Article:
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16. Trekking through the famous Penitentes between Base Camp and Camp 1. Penitentes are very special to the high altitudes of the Andean glaciers. They are formed because of a process called sublimation. The sun’s rays evaporate the snow, except the ice becomes vapour, without melting into water first. Sunlight gets trapped between the troughs and reflects off the walls. The extra heat carves out even deeper troughs. This speeds up the sublimation process even more and as a result icy spikes known as Penitentes are formed.
17. The view from Camp 1 (4,850m)
18. Christopher observing the morning activities at Camp 1!
19. The route up from Camp 1 to Camp 2 (Guanacos). It may look pretty easy, but be warned this is a long, long steep slog that can take up to 3 hours just to reach the top of the slope. After you’ve reached the top, it’s a flattish hour or so followed by a steady traverse; several snow fields and then up to Camp 2.
20. Welcome to Camp 2 also known as Guanacos (5,500m).
21. Sunset views from Camp 2.
Sadly I didn’t take many photos between Camp 2 and the next photo. The ones I did take had our teammates in them and in order to respect their privacy and not break any laws, I’ve decided not to add them.
So, I’ll talk you through this section.
From Camp 2, you’ll take a steep slope up to a long snow/scree traverse. From there its another steep section up to the platform known as Camp 3 or Camp Colera at 6,000m. From here you’ll be making your summit attempt.
When you start your summit attempt, it starts with a long, steep section that can take up to 2 hours so settle in for the long haul. You’ll come up over this section and be able to take a sheltered break amongst the huge rocks and cliff like features. After that, you’ve got a short, steep section to get to…
22. Independencia Hut! You can see the little hut behind me. From here, you’ll climb a very steep section before you hit the long, exposed traverse. You can see in this pic in the top left hand corner other climbers making there way up.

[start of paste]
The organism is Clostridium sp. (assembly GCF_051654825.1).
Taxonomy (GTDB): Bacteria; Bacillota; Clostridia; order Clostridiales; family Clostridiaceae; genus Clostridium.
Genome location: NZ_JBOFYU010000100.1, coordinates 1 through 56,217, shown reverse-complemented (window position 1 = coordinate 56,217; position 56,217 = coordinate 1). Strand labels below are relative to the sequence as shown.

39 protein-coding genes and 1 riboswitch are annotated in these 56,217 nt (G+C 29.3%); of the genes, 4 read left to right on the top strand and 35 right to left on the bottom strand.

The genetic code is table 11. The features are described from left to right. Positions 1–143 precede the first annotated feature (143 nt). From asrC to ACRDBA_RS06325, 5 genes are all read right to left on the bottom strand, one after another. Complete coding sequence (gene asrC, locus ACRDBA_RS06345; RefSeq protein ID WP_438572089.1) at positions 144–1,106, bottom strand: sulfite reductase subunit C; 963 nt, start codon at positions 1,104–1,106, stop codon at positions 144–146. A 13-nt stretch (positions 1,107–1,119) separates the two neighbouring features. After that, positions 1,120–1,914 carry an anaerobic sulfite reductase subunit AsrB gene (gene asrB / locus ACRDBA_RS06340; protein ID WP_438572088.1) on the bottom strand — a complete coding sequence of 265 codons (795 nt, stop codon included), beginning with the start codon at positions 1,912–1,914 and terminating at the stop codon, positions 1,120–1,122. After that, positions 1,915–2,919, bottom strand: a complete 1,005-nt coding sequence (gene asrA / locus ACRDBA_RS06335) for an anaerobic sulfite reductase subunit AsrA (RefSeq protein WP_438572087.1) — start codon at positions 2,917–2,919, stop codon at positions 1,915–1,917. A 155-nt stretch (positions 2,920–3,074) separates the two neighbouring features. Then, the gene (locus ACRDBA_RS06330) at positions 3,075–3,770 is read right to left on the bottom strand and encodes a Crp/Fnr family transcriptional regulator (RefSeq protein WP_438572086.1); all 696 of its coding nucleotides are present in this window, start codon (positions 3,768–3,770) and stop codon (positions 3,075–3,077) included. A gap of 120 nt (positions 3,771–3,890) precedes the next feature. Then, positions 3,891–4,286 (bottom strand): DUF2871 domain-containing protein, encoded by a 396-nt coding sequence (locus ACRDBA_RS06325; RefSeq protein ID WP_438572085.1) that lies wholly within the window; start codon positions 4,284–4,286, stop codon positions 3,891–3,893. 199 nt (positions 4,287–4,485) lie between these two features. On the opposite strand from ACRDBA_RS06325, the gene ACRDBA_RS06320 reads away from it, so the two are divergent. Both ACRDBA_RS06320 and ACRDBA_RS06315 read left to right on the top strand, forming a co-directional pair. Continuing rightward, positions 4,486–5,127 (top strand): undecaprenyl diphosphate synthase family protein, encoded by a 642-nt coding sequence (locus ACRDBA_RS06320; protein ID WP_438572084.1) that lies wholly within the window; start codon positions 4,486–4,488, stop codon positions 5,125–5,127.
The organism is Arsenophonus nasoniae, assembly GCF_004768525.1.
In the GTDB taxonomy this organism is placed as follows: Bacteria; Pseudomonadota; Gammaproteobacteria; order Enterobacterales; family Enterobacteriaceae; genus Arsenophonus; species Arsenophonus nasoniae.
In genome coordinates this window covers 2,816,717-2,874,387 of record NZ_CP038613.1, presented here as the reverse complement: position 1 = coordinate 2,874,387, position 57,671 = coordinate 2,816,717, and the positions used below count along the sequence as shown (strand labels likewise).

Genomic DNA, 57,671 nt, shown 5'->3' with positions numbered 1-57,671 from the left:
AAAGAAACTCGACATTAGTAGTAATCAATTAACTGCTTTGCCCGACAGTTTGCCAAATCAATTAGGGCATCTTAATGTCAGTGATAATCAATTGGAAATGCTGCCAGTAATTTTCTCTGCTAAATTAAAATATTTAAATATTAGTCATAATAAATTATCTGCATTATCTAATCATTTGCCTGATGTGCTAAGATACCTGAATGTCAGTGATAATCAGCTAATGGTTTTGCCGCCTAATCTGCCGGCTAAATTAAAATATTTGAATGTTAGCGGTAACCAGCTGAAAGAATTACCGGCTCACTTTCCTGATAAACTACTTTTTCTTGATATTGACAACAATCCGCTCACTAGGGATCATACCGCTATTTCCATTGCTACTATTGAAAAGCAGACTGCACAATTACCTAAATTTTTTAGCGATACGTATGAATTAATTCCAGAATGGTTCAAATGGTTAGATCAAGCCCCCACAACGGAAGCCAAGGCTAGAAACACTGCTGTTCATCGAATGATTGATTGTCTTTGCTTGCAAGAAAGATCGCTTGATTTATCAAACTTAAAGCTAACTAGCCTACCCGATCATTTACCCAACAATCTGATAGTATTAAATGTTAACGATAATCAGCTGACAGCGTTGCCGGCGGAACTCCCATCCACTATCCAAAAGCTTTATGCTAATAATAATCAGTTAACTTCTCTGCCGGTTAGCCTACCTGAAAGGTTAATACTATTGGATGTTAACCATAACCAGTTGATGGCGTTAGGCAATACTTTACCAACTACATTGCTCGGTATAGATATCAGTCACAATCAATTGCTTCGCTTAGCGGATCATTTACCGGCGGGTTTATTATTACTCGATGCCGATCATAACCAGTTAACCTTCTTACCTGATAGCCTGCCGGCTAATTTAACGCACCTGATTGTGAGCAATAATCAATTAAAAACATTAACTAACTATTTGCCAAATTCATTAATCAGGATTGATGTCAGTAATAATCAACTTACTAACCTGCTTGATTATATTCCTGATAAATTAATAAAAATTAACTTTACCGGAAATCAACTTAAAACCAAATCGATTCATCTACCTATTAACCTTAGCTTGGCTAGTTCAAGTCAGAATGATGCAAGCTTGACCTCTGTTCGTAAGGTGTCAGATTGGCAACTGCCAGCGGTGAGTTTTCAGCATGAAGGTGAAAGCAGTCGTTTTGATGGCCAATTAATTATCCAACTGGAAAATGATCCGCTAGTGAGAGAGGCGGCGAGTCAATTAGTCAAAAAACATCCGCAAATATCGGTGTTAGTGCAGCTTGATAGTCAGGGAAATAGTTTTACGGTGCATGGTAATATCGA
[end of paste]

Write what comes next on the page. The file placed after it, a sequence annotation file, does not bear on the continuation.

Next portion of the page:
23. This photo was taken by one of my teammates at the end of the exposed traverse but if you look on the right hand side of the photo, you can see a long winding path. That is the traverse.
After the long traverse, you’ll find yourself climbing steep scree, boulders and snow in the famous Canaleta. Once you’ve gotten to the top of that, it’s a few, short steps to the summit platform.
24. Christopher and I at the summit of Aconcagua (6,962m)
Okay, so once we reached the summit, I hardly took any pictures until we got to Plaza Del Mulas the next day.
25. When you do The Vacas Valley Route, you will normally come down along the Normal Route and end up at the much bigger and more populated Plaza Del Mulas/Base Camp. This is what it looks like with Aconcagua in the background.
26. Trekking from Plaza Del Mulas to your pick up point will take the entire day. It is long and dusty for most of the way, passing though a small marsh field and then over a bridge.
27. Even though it’s long, dusty and warm for the most part, it can get very windy. As you can see form the pic, Christopher has his Goretex® layer on even though it’s gorgeous conditions.
28. Your last views of Aconcagua as you reach the exit of the National Park.
29. This particular section was so beautiful it actually looked like a painted canvas!
30. And you’ve reached the end!
If you are on the fence about doing Aconcagua then I hope these pictures brought you a deep well of inspiration and excitement about the choice you have ahead of you. Aconcagua is a beautiful and life changing peak. If you have the chance to attempt her summit then you should absolutely do it!